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A Still More Excellent Way encourages and inspires readers through fifty-two brief selections from Paul's writings. Each Scripture selection-short enough to be easily memorized-is followed by a story or meditation that supports the verses. And although the apostle Paul evangelized in the first-century Roman world, author Joseph Durepos uses plenty of twenty-first-century cultural references to make the material highly relevant for people today.
Equally appropriate for personal reflection or small-group study, A Still More Excellent Way is an excellent opportunity for anyone to draw closer to Jesus through the unabashedly Christ-centered message of St. Paul.
This little book is the product of a year I spent reading, studying, and praying about the writings of St. Paul. I did a lot of other things during that year. I am a husband and the father of three children. I’m busy at my job. I have a long commute to work from my home in the Chicago suburbs. I also traveled, spent time with my friends, mowed the lawn in the summer and shoveled snow in the winter, fretted over the family budget, watched a lot of movies, and read many books. In short, I am a pretty ordinary guy. But, for this one year, Paul was my constant companion.
First of all, I am fascinated by his story. Saul of Tarsus was a dedicated, committed Jew with a Greek education. He moved among the learned and powerful. He was a member of the Greco-Roman elite of the Mediterranean world. Then he met Jesus in a vision on the road to Damascus. Saul became Paul. His conversion was cataclysmic. It transformed him into an itinerant evangelist, a tent maker who wandered through the Middle East, Asia Minor, and Europe, telling the story of a crucified criminal whose kingdom, he claimed, reigned over all worldly powers. Paul’s life captivated me. I wanted to know more about this man.
I also wanted to know more about his writing. Paul’s letters are part of the founding documents of Christianity. All my life I have heard them read from the pulpit at Mass most Sundays. Yet much of the time they seem difficult, opaque. The syntax is complex, even garbled. Paul bounces around from the most elevated theological concepts to expressions of the warmest personal affection. I wanted to know more about these challenging, unusual texts.
But the strongest pull came from what Paul the man represents to me. Paul never met Jesus in the flesh. Yet he “saw” Jesus. His relationship with Jesus was so vivid and so intimate that Paul counted himself as one of the apostles, the men who had shared Jesus’ earthly life for years. I’ve never met Jesus in the flesh either. Yet I want to “see” Jesus. I want to have an intimate relationship with him. I identify with Paul. Or, more accurately, I hope to identify with Paul. Perhaps, I thought, Paul can show me the way to the relationship with Jesus that he had.
So I immersed myself in Paul. I read and reread his letters. I read books about him—scholarly commentaries, popular introductions, even a couple of novels, and I listened to audio CDs of his epistles. I watched several video miniseries that dramatized his life. This was hardly a systematic study of Paul. I fit it in with the many other responsibilities of a busy life. I did a lot of Pauline reading on the suburban Metra train and the Chicago “L” commuting to and from work.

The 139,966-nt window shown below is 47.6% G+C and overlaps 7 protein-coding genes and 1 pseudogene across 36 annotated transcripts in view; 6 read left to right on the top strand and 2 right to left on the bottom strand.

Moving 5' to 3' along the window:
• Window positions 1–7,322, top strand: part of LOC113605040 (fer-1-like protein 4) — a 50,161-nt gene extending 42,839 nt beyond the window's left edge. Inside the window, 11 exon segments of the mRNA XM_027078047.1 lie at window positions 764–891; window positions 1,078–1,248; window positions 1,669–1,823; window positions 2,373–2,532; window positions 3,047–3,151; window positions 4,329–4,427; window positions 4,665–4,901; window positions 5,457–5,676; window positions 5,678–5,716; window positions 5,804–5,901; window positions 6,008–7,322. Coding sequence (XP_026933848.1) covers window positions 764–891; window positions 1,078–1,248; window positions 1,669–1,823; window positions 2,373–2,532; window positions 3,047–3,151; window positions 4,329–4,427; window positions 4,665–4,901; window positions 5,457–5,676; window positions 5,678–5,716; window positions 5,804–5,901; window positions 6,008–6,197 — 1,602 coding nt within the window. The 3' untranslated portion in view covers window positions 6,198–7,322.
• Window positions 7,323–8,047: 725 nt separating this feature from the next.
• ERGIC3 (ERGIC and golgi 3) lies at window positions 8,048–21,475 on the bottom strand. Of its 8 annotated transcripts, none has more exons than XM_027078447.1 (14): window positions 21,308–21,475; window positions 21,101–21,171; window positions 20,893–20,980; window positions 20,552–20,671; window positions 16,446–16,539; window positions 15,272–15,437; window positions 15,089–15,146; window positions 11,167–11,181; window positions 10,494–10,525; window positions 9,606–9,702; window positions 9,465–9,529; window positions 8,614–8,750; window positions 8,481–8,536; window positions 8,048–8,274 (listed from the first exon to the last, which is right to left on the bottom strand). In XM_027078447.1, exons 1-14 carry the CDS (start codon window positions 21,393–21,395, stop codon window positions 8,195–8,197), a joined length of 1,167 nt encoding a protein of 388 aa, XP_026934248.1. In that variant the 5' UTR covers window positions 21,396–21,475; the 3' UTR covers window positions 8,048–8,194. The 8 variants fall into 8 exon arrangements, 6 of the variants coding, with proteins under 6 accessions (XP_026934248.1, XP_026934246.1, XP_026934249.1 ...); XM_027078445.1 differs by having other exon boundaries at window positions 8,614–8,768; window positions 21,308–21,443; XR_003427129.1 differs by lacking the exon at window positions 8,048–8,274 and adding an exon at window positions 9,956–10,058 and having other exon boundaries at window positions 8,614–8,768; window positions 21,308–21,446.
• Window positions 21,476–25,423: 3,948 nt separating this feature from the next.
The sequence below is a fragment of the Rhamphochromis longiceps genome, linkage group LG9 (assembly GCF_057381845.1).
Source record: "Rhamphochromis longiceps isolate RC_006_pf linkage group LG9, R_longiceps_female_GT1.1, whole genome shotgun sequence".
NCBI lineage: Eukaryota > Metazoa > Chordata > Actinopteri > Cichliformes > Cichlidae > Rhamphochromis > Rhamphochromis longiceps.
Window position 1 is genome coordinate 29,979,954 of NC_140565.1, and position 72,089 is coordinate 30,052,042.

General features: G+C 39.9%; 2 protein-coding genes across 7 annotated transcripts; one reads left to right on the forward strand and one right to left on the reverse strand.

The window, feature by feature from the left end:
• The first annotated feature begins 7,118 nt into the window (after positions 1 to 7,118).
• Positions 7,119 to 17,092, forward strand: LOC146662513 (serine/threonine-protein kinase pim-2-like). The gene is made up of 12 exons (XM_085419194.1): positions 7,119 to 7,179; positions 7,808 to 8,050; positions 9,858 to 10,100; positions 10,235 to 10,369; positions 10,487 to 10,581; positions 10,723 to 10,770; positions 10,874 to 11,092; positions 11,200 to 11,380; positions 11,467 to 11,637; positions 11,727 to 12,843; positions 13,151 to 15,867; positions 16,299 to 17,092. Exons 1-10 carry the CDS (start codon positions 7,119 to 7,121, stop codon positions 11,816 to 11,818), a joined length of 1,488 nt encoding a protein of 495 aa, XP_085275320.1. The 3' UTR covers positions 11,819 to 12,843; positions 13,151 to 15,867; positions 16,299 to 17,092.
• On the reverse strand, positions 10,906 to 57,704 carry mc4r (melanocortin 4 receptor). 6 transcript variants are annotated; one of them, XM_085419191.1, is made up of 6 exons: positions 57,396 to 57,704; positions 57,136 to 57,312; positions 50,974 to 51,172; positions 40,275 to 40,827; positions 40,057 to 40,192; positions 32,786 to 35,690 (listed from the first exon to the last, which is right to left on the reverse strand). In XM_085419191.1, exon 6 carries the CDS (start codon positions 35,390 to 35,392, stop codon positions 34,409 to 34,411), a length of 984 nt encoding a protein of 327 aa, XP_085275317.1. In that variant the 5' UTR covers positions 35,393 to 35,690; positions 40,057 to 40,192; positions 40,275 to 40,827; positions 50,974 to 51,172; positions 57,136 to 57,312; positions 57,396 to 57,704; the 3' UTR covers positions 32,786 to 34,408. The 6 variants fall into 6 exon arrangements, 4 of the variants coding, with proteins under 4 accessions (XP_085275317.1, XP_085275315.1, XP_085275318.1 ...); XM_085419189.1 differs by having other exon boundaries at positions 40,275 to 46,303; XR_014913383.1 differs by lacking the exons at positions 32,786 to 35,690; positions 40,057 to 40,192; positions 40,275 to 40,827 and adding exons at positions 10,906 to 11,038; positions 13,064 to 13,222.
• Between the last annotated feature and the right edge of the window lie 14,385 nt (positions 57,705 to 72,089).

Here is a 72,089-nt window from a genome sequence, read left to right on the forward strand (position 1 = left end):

As I read I began to see Paul’s writing as an invitation that called for a response. Eventually I found the approach to Paul that worked best for me. I would reflect on passages from his letters, then I would write down my reactions. The habit of writing probably comes from my years of work as an agent and editor in the book publishing business. The habit of reflecting and responding is one that is highly prized in Ignatian spirituality, the spirituality that is most dear to me. I produced many reflections during my year with Paul. Here are fifty-two that I decided to publish.
These are personal reflections. That is, they are a reflection of me and my experience of Paul. Here you will see my attitudes, interests, and quirks. You’ll see references to popular culture. I read best-selling books and I go to a lot of movies. Popular culture is where I live. It’s where most people live (it’s “popular” culture, after all). Some of these reflections are sad. Some have a touch of humor. Some are bemused. Some are fervent. All these traits are part of my personality, or so I’m told.
I am not a painstaking scholar by profession or temperament. I read many books about Paul and his times, and some of this background reading finds its way into these reflections. But here you won’t find a lot of information about how and why these letters were written or about the religious and cultural setting of Paul’s world. For example, I do not get into questions of authorship. I know that many scholars believe that some of the letters attributed to Paul were actually written by close associates who were influenced by his ministry. For my purposes here, I’m happy to accept the ancient tradition that Paul is the author of the letters attributed to him. Even if he didn’t personally write all of them, they all reflect his mind and his heart.